Facebook in trouble with the cops

Today's announcement of new privacy tools won't protect Facebook from angry cops around the world who accuse the company of hindering police investigations

Facing criticism from all sides, social networking behemoth Facebook has announced a newer, simpler set of privacy controls. Facebook's "issues" with the privacy of its users' data are, shall we say, well established. But paradoxically, it now looks as if the massive social networking site may be in hot water over its reluctance to share user data, rather than its promiscuity with it.

According to an article in the Sydney Morning Herald, law enforcement officers -- especially those operating outside the United States -- are growing frustrated by Facebook's unwillingness to cooperate and suggest that Facebook may even be hindering criminal investigations of Facebook users.

[ Also on InfoWorld: Robert X. Cringley laid out the five lessons Facebook needs to learn and warned "Facebook wants to control the Web, like it or not." ]

The problem, according to the Morning Herald article, seems to be an instance of "do business globally, comply locally." Mr. Zuckerberg's fantastic network is growing by leaps and bounds outside the United States, but it seems that Facebook's guidelines about responding to information requests from law enforcement are skewed toward the workings of the U.S. court system, not those of other countries.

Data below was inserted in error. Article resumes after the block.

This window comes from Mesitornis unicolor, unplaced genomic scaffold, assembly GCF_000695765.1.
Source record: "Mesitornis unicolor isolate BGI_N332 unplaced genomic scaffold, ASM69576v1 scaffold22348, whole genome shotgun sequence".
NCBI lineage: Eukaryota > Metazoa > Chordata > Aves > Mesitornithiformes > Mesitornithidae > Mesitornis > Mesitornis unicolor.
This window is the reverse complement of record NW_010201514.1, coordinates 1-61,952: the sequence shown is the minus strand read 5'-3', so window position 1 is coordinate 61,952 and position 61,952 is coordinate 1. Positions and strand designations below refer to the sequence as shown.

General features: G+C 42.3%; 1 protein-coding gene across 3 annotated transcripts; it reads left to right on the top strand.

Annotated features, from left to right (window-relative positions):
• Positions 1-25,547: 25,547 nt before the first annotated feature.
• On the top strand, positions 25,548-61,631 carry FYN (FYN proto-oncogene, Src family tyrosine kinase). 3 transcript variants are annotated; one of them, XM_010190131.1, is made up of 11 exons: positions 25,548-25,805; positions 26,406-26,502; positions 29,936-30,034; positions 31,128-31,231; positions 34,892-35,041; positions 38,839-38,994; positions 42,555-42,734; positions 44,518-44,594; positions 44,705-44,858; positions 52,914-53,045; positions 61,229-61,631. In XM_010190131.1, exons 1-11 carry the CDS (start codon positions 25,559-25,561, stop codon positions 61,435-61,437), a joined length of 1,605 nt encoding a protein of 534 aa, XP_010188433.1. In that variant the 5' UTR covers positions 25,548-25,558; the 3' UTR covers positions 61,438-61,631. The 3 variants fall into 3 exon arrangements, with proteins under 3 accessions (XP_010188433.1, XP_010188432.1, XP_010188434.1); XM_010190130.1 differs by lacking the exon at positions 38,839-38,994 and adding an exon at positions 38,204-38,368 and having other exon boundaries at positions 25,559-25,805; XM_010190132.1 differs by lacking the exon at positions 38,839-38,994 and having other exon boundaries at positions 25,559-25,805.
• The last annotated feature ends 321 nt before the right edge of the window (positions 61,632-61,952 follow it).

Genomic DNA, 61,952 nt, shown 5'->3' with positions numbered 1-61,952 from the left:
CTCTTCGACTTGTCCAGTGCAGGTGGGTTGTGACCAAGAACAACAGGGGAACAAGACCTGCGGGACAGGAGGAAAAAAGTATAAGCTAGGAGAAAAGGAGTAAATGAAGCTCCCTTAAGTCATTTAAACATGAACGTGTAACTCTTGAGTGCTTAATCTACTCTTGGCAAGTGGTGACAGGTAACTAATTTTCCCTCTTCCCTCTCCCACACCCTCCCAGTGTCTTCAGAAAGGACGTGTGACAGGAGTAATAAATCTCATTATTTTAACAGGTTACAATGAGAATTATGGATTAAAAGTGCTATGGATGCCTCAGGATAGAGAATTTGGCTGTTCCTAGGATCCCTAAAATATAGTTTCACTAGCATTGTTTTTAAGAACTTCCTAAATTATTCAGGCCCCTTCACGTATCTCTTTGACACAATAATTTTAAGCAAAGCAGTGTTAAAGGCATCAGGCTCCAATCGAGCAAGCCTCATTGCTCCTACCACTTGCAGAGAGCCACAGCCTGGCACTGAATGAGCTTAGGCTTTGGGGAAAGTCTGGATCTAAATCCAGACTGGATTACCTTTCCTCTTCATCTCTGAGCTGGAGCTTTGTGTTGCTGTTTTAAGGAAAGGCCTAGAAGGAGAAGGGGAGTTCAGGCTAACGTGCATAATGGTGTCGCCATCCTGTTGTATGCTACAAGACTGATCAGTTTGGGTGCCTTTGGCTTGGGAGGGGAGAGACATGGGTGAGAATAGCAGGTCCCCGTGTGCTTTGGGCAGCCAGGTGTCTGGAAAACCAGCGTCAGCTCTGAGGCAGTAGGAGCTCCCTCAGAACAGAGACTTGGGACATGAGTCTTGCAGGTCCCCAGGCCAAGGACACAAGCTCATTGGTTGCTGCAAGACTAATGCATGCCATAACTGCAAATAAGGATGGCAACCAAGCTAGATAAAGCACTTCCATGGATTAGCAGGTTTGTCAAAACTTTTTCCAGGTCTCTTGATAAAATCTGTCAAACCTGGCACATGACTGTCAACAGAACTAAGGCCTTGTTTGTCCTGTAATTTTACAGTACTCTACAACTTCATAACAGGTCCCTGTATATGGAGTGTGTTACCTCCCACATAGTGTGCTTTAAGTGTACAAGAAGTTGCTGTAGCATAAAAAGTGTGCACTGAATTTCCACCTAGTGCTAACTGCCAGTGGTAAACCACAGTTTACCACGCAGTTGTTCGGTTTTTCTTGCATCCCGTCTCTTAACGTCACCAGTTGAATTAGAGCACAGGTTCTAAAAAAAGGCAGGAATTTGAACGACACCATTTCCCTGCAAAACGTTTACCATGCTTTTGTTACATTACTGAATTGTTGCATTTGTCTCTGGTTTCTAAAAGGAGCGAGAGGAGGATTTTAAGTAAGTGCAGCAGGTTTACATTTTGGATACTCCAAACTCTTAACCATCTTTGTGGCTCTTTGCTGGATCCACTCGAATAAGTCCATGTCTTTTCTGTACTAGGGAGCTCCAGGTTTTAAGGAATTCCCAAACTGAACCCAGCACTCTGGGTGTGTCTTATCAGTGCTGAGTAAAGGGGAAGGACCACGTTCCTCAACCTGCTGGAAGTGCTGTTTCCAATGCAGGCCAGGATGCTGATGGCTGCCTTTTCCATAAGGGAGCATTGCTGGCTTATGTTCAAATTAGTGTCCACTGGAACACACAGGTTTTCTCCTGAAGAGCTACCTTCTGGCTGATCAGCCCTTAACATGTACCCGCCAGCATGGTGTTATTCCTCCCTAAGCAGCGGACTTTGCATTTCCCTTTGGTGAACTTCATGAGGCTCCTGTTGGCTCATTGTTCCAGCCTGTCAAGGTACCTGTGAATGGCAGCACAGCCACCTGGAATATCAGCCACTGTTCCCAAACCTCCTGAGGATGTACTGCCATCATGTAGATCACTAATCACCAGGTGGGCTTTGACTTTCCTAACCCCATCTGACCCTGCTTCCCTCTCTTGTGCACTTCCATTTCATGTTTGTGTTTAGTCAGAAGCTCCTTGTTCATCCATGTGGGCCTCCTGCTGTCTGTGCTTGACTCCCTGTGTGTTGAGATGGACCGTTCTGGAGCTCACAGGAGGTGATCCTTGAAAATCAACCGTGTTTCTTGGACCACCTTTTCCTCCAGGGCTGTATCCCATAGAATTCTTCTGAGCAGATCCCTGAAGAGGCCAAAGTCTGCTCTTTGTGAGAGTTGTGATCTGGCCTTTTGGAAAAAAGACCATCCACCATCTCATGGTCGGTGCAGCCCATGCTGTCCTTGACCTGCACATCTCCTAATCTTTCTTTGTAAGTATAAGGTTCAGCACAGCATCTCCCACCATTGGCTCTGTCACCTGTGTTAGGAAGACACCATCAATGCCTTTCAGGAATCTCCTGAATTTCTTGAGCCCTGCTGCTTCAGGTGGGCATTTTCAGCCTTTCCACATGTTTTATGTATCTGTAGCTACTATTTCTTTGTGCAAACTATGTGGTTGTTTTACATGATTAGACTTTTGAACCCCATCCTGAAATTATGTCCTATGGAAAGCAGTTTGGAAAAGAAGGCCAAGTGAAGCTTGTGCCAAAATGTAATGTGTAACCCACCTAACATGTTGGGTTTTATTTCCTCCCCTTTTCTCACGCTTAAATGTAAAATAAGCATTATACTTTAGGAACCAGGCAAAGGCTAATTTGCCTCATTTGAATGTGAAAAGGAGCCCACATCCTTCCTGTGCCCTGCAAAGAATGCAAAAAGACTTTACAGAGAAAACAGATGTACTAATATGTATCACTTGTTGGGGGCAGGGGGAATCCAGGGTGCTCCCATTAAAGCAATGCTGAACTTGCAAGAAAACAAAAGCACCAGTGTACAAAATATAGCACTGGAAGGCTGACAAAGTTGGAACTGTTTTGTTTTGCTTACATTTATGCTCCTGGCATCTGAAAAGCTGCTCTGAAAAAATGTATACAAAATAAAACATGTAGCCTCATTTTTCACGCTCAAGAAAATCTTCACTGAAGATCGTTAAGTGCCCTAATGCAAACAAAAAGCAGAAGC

In Australia, law enforcement officials voiced complaints that the company only responds to subpoenas issued by U.S. courts and that language in the company's policies about responding to requests from law enforcement have not been localized to reflect the terminology common to the various countries in which Facebook operates. Australian officials officials are requesting a local law enforcement liason for Facebook who can mediate requests with the company -- though Facebook cried foul at that, issuing a statement saying that putting local law enforcement liasons overseas is "'just not the way companies scale.''

Talking about "scale" may work well in the boardroom at Greylock Partners, but somehow we doubt it will sound so good when the problem at hand is a missing child, rather than topline growth. Chalk this one up to more growing pains; Facebook will probably see the light eventually and harmonize its policies. In the meantime, the company will have to balance the ire of its users about its tendency to overshare, and the ire of cops who wish it would share more.

This article, "Facebook in trouble with the cops," was originally published at InfoWorld.com. Get the first word on what the important tech news really means with the InfoWorld Tech Watch blog.


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